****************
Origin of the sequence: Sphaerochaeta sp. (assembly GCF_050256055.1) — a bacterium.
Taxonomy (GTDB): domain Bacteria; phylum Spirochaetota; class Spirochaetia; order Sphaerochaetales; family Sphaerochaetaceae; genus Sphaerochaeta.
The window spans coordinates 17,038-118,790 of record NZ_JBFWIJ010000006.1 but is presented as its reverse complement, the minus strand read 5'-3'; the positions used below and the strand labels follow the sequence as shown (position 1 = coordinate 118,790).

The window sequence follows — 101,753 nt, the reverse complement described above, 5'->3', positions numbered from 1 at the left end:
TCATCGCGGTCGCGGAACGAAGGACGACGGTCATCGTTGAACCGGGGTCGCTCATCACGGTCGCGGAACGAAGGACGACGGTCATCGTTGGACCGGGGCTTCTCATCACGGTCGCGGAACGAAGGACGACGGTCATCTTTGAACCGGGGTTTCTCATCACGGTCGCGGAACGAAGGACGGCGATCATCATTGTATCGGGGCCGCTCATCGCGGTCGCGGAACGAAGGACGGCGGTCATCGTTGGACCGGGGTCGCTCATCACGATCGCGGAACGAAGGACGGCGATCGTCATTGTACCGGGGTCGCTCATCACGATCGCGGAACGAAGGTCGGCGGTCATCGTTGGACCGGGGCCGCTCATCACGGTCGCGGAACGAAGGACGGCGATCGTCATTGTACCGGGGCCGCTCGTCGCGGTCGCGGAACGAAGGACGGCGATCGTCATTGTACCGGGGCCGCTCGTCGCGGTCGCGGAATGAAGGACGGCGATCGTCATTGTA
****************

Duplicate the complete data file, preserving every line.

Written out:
Origin of the sequence: Sphaerochaeta sp. (assembly GCF_050256055.1) — a bacterium.
Taxonomy (GTDB): domain Bacteria; phylum Spirochaetota; class Spirochaetia; order Sphaerochaetales; family Sphaerochaetaceae; genus Sphaerochaeta.
The window spans coordinates 17,038-118,790 of record NZ_JBFWIJ010000006.1 but is presented as its reverse complement, the minus strand read 5'-3'; the positions used below and the strand labels follow the sequence as shown (position 1 = coordinate 118,790).

The window sequence follows — 101,753 nt, the reverse complement described above, 5'->3', positions numbered from 1 at the left end:
TCATCGCGGTCGCGGAACGAAGGACGACGGTCATCGTTGAACCGGGGTCGCTCATCACGGTCGCGGAACGAAGGACGACGGTCATCGTTGGACCGGGGCTTCTCATCACGGTCGCGGAACGAAGGACGACGGTCATCTTTGAACCGGGGTTTCTCATCACGGTCGCGGAACGAAGGACGGCGATCATCATTGTATCGGGGCCGCTCATCGCGGTCGCGGAACGAAGGACGGCGGTCATCGTTGGACCGGGGTCGCTCATCACGATCGCGGAACGAAGGACGGCGATCGTCATTGTACCGGGGTCGCTCATCACGATCGCGGAACGAAGGTCGGCGGTCATCGTTGGACCGGGGCCGCTCATCACGGTCGCGGAACGAAGGACGGCGATCGTCATTGTACCGGGGCCGCTCGTCGCGGTCGCGGAACGAAGGACGGCGATCGTCATTGTACCGGGGCCGCTCGTCGCGGTCGCGGAATGAAGGACGGCGATCGTCATTGTA